18.) Matador - Fred Stride Grade 4 Sierra

  • Originally written for the UBC Summer Music Institute.
  • An even 8ths swaggering Spanish flavoured chart.
  • There is a fair bit of independent part writing throughout, so players need to be on their toes.
  • Solo section is for TS 1 or Guitar.
  • The trumpet section is featured in a soli.
  • A short drum solo.
  • The loud tuttis should be big and powerful. The band should “roar.”
  • This piece enjoys a second life as a wind ensemble piece, Parade of the Matadors (the original title), which was recorded by Pacific Symphonic Wind Ensemble (Trajectories) in 2005.

19.) Chili Pepper Christmas - Doug Beach/George Shutack Grade 3 Kendor

  • A fun latin, mostly samba, Christmas medley of I Saw Three Ships, Angels We Have Heard On High and Jingle Bells.
  • Solo section #1 is open (8 bars)
  • Solo section #2 is also open - 32 bars
  • Drum solo - 8 bars to trade 2s with horns (16 bars).
  • Ensemble to the end.

20.) Ye Jazzy Gentlemen - Peter Blair Grade 1 Belwin

  • A medium tempo, cool swinger for younger players of the very familiar Christmas carol.
  • The melody is passed around for 2 choruses with an 8 bar interlude between.
  • The interlude returns, modulates and is followed by more melody up a step.
  • There is no solo section although one could be added. For example, instead of going on into m.35 go back to m.9 for a couple of solos then continue into m.35. You could also solo over a Cmin7-Dmin7/G vamp, although this could quickly become boring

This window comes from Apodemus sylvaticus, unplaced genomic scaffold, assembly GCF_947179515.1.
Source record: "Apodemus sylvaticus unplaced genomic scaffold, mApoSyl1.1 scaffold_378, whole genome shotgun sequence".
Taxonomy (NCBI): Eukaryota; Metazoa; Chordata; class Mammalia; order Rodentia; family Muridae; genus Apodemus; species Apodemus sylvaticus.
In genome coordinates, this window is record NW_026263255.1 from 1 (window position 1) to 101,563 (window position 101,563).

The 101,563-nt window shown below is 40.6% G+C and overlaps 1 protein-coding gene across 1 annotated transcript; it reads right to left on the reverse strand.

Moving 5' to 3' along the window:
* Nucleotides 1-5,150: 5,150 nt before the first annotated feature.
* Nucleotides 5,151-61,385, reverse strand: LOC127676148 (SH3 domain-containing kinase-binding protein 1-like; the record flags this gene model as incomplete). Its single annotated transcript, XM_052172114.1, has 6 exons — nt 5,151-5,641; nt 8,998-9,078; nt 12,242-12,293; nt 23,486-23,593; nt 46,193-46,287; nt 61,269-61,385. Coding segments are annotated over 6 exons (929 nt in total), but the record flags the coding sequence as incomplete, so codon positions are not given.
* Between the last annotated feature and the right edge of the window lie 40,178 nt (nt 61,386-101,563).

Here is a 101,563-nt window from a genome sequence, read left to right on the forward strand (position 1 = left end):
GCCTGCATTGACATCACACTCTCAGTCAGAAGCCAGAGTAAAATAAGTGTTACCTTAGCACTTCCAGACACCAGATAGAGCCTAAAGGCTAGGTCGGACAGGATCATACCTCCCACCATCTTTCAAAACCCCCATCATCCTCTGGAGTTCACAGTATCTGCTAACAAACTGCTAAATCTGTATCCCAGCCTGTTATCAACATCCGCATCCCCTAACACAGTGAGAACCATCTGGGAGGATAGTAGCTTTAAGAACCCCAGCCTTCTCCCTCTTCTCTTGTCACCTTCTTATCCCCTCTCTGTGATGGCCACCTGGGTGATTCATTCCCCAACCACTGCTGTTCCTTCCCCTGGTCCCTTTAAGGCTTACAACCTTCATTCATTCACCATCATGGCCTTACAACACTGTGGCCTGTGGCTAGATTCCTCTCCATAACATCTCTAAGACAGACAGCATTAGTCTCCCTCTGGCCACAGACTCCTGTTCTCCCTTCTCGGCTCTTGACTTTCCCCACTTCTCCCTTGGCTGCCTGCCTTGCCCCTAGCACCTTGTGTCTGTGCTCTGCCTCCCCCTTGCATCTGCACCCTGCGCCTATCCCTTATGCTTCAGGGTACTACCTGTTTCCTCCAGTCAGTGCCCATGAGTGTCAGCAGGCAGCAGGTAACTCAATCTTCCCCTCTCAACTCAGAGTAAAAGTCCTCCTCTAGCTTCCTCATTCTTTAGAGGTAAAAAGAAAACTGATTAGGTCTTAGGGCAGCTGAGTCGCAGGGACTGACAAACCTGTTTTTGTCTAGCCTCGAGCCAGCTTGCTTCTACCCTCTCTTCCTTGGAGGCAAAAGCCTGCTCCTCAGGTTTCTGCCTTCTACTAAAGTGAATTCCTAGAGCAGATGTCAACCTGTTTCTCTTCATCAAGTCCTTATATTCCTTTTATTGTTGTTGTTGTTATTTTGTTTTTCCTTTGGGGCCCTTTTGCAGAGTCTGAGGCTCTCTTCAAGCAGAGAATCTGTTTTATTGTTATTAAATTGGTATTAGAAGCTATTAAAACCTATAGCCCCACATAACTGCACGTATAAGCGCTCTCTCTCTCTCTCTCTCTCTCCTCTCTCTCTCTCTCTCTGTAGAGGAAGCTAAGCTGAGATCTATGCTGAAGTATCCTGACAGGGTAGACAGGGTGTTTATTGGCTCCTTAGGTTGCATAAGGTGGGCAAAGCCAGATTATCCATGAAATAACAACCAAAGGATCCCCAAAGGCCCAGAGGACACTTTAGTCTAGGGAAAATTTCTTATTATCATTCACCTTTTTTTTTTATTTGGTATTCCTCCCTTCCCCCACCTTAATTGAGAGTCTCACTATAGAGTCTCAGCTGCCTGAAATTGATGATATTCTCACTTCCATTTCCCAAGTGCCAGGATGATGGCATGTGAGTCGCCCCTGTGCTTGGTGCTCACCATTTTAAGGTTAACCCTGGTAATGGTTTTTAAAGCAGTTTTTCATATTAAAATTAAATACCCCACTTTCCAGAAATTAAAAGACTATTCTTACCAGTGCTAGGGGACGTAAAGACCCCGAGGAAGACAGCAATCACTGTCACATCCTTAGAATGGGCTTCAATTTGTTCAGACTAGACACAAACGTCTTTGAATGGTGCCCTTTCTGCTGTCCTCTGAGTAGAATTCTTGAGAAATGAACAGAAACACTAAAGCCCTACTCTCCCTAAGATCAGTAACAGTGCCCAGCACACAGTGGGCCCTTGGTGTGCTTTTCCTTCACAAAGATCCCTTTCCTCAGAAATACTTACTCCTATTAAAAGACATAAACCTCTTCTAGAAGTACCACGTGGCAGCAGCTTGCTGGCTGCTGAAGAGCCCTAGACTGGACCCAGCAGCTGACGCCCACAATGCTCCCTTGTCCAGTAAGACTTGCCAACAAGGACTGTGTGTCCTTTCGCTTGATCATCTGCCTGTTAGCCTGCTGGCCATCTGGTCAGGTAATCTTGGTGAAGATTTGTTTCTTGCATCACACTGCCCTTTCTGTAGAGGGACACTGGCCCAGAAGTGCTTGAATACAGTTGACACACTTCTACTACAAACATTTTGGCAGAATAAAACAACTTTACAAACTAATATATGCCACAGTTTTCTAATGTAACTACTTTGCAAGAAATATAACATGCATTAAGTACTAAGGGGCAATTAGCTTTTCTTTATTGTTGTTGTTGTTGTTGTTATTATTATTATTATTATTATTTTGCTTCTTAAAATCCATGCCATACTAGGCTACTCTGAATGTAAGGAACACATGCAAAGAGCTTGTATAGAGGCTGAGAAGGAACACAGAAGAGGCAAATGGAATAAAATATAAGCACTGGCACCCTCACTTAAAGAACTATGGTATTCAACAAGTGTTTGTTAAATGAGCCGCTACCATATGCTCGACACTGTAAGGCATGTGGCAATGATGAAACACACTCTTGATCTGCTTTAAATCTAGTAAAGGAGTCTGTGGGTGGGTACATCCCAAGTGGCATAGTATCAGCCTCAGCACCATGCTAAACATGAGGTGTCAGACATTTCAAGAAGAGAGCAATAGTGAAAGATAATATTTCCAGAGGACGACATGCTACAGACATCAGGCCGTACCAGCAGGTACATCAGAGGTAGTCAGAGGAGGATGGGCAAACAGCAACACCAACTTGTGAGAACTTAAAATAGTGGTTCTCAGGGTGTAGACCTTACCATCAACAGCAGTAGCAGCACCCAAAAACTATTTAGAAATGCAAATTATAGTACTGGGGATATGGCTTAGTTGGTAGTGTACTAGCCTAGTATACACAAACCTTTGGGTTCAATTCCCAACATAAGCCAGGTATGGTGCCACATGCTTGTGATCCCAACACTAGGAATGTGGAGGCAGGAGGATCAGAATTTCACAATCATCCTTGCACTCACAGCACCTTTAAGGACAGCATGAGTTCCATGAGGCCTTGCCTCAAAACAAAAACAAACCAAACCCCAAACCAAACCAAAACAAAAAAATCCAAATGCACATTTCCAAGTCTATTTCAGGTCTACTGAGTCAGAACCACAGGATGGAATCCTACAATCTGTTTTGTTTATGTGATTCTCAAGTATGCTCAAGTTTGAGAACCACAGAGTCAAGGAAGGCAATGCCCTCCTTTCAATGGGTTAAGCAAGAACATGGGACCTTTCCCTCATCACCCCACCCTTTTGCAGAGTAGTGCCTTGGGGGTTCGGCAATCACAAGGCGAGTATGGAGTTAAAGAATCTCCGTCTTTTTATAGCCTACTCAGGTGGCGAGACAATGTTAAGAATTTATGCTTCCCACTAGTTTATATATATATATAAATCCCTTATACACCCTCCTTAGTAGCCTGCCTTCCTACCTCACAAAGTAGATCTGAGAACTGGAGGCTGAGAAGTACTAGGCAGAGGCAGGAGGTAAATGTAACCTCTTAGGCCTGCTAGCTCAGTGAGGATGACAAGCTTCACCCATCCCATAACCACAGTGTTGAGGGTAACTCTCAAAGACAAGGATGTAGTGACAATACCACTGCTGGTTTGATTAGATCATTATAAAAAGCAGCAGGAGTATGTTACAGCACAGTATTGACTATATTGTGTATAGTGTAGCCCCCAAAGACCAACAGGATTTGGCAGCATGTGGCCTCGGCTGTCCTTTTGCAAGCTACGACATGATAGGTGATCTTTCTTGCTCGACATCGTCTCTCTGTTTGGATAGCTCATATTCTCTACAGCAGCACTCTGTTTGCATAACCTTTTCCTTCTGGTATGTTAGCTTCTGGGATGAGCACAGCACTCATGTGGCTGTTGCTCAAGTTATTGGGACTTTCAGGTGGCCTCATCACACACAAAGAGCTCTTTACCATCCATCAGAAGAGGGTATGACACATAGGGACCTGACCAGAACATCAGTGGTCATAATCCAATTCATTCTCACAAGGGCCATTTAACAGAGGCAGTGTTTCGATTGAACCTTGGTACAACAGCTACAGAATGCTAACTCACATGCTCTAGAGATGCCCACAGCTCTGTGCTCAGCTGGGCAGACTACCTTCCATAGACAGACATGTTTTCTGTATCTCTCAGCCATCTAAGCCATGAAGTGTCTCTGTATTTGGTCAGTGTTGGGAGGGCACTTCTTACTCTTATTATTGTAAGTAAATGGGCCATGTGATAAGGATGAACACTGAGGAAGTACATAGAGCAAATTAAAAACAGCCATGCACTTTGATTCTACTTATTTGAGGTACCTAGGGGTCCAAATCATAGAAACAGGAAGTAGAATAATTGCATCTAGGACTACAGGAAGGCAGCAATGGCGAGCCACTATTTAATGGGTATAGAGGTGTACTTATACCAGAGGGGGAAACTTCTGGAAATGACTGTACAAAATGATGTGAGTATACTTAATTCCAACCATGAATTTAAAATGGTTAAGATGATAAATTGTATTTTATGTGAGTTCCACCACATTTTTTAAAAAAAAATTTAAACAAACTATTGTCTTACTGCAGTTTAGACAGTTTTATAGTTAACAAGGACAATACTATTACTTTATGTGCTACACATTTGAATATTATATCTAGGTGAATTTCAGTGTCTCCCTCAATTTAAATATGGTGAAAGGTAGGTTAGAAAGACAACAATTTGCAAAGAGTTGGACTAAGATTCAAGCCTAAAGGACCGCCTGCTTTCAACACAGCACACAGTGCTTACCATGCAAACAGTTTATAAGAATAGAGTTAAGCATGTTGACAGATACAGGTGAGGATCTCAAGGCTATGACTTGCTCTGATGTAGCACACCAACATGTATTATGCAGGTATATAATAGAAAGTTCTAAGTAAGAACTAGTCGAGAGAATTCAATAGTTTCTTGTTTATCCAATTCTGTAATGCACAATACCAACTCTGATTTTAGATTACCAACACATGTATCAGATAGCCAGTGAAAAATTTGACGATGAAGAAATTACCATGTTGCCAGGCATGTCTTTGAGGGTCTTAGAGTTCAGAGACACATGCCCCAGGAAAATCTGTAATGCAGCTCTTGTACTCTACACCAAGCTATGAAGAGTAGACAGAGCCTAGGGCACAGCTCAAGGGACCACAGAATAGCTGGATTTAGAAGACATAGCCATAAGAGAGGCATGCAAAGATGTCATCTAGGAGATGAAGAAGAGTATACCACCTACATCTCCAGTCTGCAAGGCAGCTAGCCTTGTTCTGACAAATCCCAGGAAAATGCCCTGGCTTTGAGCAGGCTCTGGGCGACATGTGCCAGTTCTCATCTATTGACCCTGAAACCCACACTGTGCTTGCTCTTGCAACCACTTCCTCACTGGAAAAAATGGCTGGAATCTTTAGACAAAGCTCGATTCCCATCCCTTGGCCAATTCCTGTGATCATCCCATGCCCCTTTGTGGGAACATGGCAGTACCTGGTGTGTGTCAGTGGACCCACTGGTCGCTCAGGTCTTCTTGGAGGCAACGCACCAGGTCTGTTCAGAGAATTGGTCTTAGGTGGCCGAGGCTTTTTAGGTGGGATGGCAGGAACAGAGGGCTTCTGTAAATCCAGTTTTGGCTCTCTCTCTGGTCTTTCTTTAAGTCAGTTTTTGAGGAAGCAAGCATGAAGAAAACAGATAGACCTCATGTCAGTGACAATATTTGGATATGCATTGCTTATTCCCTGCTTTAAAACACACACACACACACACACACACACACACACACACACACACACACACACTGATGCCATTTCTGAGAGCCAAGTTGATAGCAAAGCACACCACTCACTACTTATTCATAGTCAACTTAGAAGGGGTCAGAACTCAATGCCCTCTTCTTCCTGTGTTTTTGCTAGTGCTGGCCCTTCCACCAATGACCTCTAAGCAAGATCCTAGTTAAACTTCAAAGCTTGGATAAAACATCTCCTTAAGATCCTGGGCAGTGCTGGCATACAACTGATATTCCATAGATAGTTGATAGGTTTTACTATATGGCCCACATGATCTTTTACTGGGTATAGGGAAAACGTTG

• Note the swing phrasing on the parts does not actually follow the common practice of slurring to a downbeat (see trpts. m.4).

21.) Backrow Politics - Gordon Goodwin/Peter Blair Grade 2 Belwin

  • A simplified version of Gordon Goodwin’s funky chart.
  • As with the original this version features the trumpet section. Many of the rhythms in Goodwin’s original have been straightened out. However, if your students are familiar with the original it would not take much to return some of the original phrasing.
  • Solo section is very long for young players. This should be an opportunity to have everyone take a solo.
  • Due to the solo section and the trumpet melody throughout this is a real fun workout for the trumpets.

22.) Told Ya So - Gordon Goodwin Grade 3 Belwin

  • This is cool school music with a Miles Davis So What attitude. The bridge goes up a minor 3rd instead on a 1/2 step as with the the Davis tune. The tune also has an interlude.